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And a happy Valentine's Day with Rorschach's survey
The Fake Science Laboratories are working hard to give the moon the right amount of gravity.
This Day in Science History: Before Rorschach’s inkblot
February 11, 1919
Today, Hermann Rorschach is most well known for his psychological inkblot test. After devising the test, he showed it to a variety of science journals and asked them, “So, uh, what does this look like to you?” If they replied, “Science,” he told them they were very well-adjusted and should publish his work.
But well before people saw genius in the inkblot, Rorschach had another psychological breakthrough: Rorschach’s “Do You Like Me” survey.
Though today known for its use in elementary schools, Rorschach roamed the Swiss coffeeshops and fondu-cafes (fondueries) with his psychological survey. After handing the piece of paper to a wide range of unsuspecting baristas, dental assistants, and a few passersby, he waited patiently for the results.
If a woman checked “yes,” he declared her psychologically fit. If she checked “no,” she was insane. A “maybe” meant Rorschach would immediately whip out his juggling balls and show her his “very impressive” skills.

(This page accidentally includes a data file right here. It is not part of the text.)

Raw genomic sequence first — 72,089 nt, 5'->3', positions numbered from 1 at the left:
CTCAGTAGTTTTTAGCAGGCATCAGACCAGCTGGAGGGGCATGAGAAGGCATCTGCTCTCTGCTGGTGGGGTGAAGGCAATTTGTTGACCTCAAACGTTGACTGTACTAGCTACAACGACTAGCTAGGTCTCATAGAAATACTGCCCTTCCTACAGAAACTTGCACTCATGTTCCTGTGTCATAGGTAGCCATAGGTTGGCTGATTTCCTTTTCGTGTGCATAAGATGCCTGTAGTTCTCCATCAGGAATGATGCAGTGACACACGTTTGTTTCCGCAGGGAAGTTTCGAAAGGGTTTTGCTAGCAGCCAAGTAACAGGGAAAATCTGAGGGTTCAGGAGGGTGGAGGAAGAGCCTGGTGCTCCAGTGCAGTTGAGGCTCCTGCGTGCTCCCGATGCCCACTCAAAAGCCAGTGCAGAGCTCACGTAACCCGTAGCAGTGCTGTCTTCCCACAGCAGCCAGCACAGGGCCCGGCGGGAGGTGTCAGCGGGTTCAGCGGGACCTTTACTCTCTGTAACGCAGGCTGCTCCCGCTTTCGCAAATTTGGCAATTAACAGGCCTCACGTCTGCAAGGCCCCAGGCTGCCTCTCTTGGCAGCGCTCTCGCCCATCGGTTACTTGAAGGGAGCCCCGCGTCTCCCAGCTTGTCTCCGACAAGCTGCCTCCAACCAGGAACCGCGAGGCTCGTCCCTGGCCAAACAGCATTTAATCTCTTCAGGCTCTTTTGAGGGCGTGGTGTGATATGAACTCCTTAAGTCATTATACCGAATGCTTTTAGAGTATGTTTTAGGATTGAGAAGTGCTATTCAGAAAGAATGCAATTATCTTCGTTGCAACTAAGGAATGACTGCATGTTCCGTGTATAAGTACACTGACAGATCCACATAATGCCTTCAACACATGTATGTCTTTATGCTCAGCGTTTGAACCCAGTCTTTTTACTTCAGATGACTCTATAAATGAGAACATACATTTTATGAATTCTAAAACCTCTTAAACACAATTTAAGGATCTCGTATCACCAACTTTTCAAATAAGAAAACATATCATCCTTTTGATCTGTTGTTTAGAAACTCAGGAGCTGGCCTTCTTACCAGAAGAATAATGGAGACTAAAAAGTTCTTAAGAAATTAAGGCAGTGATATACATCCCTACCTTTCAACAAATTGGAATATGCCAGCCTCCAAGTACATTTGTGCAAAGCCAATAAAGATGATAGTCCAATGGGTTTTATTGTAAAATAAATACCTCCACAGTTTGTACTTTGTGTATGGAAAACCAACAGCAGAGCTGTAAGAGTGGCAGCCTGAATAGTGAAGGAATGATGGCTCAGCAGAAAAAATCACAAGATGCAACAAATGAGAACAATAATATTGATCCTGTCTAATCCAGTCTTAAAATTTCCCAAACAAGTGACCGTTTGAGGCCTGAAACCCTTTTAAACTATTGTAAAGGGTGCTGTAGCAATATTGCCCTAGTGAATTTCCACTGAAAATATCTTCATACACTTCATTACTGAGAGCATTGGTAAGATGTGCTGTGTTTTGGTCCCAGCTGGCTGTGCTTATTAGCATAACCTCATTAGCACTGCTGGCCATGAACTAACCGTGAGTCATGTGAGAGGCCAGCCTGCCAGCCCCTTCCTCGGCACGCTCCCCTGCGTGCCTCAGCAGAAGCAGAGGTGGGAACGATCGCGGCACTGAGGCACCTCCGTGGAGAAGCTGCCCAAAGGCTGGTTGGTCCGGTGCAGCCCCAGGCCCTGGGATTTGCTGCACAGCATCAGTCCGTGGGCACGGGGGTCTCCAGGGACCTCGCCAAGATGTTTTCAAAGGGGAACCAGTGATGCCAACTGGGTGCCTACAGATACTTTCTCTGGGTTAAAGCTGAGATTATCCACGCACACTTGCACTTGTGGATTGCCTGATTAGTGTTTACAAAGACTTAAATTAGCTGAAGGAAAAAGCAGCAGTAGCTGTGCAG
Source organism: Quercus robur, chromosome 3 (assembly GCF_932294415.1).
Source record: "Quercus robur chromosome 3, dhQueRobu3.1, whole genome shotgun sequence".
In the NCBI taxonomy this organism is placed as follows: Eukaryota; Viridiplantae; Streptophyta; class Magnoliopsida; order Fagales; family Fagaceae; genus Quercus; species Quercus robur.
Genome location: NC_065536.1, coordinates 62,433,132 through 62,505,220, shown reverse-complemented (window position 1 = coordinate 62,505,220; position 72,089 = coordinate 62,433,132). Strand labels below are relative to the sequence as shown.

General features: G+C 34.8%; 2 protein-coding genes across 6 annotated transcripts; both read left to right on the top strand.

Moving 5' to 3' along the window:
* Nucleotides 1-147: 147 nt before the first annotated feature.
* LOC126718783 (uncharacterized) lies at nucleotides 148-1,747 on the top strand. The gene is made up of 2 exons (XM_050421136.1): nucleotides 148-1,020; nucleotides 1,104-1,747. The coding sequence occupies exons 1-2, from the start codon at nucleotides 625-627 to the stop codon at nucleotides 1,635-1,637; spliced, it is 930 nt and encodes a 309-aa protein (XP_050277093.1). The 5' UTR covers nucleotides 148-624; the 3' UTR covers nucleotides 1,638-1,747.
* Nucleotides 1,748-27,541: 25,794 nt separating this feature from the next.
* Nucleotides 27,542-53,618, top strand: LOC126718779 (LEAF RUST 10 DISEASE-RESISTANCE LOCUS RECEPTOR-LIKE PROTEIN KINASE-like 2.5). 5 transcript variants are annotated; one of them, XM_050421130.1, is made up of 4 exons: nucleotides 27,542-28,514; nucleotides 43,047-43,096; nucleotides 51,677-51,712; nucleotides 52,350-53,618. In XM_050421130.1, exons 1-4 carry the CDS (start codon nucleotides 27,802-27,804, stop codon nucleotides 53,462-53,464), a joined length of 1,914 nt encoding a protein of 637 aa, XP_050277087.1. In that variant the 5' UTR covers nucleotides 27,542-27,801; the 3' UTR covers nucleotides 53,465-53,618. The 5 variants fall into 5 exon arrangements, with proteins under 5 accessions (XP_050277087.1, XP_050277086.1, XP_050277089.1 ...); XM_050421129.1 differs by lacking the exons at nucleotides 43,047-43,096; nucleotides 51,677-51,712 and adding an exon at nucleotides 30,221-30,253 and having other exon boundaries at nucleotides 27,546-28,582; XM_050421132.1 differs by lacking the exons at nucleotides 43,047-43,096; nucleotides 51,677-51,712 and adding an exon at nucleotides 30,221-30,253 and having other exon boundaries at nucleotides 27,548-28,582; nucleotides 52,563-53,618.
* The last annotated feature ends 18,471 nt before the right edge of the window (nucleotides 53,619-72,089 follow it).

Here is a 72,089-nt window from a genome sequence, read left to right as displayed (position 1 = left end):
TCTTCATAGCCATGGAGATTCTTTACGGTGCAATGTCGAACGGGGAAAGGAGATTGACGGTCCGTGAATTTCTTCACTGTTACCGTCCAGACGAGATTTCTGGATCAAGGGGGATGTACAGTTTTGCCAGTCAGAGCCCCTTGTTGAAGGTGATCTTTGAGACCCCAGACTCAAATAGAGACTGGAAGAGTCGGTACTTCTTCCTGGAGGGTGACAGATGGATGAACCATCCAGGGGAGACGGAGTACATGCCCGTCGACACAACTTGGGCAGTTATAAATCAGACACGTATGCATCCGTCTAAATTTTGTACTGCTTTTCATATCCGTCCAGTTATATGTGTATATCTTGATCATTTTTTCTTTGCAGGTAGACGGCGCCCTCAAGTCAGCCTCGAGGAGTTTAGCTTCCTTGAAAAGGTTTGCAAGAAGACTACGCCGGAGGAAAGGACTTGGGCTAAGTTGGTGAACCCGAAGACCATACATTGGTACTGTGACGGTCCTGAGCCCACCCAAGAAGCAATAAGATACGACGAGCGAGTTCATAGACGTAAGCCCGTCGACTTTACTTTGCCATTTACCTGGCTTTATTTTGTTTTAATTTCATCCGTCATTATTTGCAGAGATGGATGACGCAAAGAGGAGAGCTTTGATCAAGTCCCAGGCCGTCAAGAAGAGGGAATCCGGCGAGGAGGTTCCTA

Ultimately, the inkblot made more of an impact on Rorschach’s reputation, while Rorschach’s ink pen, hastily holstered in his pocket, often made a stain on his shirt. Still, the “Do You Like Me” survey remains in use today and is a vital psychological test for ages 8 through 9 and a half.
From the Lab
Would you forward this newsletter to a friend, or subscribe if you aren’t subscribed already? You could also send it to an acquaintance. An acquaintance becomes a friend. A friend becomes a lover. A lover becomes a partner. A partner becomes a traitor. A traitor becomes an enemy. An enemy becomes a memory. You see them though, once again, at the grocery, shopping for the same grapes you used to feed into each other’s mouths. Something clicks. It’s not passion. Something simpler. Purer. A memory becomes an acquaintance once again.